Divine Weightlessness: The Fundamental Problem in Evangelicalism

WellsThis year, I am reading through David Wells six works on the role of theology in American Evangelicalism (disambiguation: David Wells the South African-born theologian, not the former MLB pitcher). In years past, I’ve read selected chapters from his books, but this year I am taking the plunge and diving into his whole corpus.

For those who are not familiar with Wells, you should be. His six works include

Right now, I’m in the beginning of God in the Wasteland, the sequel to No Place for Truth. In this volume, Wells is trying to answer some of the problems and objections raised in his first volume. In both books, he argues that modernity (a hyper-rational way of thinking about the world) and modernization (e.g., urbanization, technology, consumerism, globalization, etc.) have effectively displaced truth from the church and left it with pragmatism and therapeutic psychology.

Synthesizing those issues, he makes this statement regarding the fundamental problem in evangelicalism:

The fundamental problem in the evangelical world today is not inadequate technique, insufficient organization, or antiquated music, and those who want to squander the church’s resources bandaging these scratches will do nothing stanch the flow of blood spilling from its true wound. The fundamental problem in the evangelical world today is that God rests too inconsequentially upon the church. His truth is too distant, his grace is to ordinary, his judgment is too benign, his gospel too easy, and his Christ too common. (God in the Wasteland30).

Wells assessment was true in 1994 and it remains true today. In most American churches, God is weightless. Churches offer Christianity lite and evangelicals speak of God in worn-out, glib cliches. God’s glory (originally defined in the Hebrew as his kavod, his heaviness) is lacking in churches. As a result, Christians have little ballast to hold them in place, and little grace and truth to see how much culture has shaped their lives and how little Christ has.

What the church needs more than anything today is a vision of a holy and loving God, sovereign over all life and infinitely gracious to send his Son to die for wicked sinners. Going into a century that increasingly marginalizes and ostracizes Christ and his church, we need to recapture the of glory of God, or better we need to be captured by God’s glory.

Soli Deo Gloria, dss

Postmodernity and Evangelical Thought (1): An Introduction

Postmodernism (PM) can be defined as a mood that questions authority, denies absolute truth, and locates meaning in the language of local communities.  While PM is the product of twentieth century thought, its precursors go back much further in history.  For instance, Friedrich Schleiermacher espoused a view of doctrine that was impermanent and always changing relative to the community in which it was experienced.  While situated more than a century before the likes of Derrida, Lyotard, and other philosophers of language, Schleiermacher’s liberal theology anticipates the postmodern turn.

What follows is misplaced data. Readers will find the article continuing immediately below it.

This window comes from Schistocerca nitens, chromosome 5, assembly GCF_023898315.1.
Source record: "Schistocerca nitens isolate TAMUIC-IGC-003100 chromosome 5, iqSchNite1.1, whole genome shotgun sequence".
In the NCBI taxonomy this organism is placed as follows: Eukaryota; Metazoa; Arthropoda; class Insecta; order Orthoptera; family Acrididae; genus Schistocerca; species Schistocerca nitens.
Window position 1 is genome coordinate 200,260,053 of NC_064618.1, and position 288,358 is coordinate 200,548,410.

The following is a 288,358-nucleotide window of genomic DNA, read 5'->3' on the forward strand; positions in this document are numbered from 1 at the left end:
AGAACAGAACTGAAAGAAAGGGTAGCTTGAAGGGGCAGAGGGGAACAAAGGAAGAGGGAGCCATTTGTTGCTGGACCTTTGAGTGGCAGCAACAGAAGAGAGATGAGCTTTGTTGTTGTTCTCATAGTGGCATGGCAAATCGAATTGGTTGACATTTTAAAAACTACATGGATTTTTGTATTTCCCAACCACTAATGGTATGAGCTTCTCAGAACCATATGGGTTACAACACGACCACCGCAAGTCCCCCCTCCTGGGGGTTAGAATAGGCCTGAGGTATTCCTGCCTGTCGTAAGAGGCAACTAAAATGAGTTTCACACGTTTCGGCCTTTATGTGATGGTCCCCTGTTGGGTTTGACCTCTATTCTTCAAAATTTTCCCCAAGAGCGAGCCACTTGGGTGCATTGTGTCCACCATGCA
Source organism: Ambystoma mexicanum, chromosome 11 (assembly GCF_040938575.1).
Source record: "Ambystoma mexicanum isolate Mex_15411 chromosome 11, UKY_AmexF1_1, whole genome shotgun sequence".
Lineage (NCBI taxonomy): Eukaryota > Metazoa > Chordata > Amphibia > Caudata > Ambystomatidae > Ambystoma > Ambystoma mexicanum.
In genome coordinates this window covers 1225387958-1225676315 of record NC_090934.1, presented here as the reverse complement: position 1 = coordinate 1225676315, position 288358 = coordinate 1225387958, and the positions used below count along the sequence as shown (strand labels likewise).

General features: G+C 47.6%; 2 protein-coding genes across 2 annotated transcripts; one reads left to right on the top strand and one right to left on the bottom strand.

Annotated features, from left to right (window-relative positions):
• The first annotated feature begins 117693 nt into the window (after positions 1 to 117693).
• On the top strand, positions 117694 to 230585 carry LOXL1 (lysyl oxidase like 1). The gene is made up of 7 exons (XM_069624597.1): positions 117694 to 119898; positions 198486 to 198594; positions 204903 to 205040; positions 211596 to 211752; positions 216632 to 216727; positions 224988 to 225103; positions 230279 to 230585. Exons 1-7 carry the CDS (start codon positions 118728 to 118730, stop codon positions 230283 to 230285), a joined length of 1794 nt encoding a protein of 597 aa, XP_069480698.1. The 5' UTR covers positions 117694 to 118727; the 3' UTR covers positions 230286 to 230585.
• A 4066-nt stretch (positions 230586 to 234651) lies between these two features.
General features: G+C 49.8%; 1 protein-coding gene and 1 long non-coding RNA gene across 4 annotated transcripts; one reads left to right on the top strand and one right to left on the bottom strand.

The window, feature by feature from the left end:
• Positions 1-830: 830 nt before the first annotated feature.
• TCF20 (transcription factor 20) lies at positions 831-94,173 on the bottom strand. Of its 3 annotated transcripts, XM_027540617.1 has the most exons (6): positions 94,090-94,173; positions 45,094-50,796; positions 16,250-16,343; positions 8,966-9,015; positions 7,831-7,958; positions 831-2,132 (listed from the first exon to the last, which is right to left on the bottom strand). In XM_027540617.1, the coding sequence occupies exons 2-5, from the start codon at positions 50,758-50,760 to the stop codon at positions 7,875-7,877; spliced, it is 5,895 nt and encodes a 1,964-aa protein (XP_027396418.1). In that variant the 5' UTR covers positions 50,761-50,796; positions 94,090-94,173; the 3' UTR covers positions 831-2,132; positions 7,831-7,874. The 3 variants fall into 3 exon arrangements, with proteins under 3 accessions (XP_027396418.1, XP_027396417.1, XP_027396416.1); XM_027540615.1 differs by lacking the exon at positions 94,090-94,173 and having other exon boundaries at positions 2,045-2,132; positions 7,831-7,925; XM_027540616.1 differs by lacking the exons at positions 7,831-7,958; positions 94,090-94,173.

Still, the question of authority, truth, and community predates Schleiermacher, too.  In John 18:38 Pilate, in a discussion about kingdoms, authority, and truth, asks Jesus, “What is truth?”  The relativism in his question comes not from a philosophical system of Western thought; it comes from the human condition that stands outside of the Garden.

Ever since Adam and Eve ate of the forbidden fruit, their offspring has sought to assert their own authority, to make up their own laws, and to live in their own cities of men.  Over time, as Western Civilization once again threw off the constraints of God’s Word and church tradition, the question of the hour is that of Pilate: What is truth?

This series of blog posts aims to give an answer to the postmodern mood that undergirds our ambient culture.  To answer the question about postmodernism we must first consider modernism, as post-modernism stands in direct relationship to his period of time and thought.  Second, I will survey postmodernism and its major contributing voices.  And third, this series will consider the effect postmodernism has had on evangelical theology, and what evangelicals must do to wisely and selectively appropriate the tenets of postmodernity.

As we go along, let me know what you think.

Soli Deo Gloria, dss